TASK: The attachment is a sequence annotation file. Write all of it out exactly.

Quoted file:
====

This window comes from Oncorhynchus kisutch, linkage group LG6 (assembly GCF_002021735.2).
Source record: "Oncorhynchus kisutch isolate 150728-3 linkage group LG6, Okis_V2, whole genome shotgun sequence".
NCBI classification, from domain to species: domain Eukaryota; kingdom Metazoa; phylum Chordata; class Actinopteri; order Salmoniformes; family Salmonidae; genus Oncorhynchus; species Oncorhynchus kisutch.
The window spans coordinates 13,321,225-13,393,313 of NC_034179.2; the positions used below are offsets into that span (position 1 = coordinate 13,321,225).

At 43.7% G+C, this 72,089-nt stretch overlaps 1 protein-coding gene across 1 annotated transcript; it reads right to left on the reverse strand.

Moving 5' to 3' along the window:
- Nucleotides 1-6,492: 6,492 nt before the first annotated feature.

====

This window comes from Oncorhynchus kisutch, linkage group LG6 (assembly GCF_002021735.2).
Source record: "Oncorhynchus kisutch isolate 150728-3 linkage group LG6, Okis_V2, whole genome shotgun sequence".
NCBI classification, from domain to species: domain Eukaryota; kingdom Metazoa; phylum Chordata; class Actinopteri; order Salmoniformes; family Salmonidae; genus Oncorhynchus; species Oncorhynchus kisutch.
The window spans coordinates 13,321,225-13,393,313 of NC_034179.2; the positions used below are offsets into that span (position 1 = coordinate 13,321,225).

At 43.7% G+C, this 72,089-nt stretch overlaps 1 protein-coding gene across 1 annotated transcript; it reads right to left on the reverse strand.

Moving 5' to 3' along the window:
- Nucleotides 1-6,492: 6,492 nt before the first annotated feature.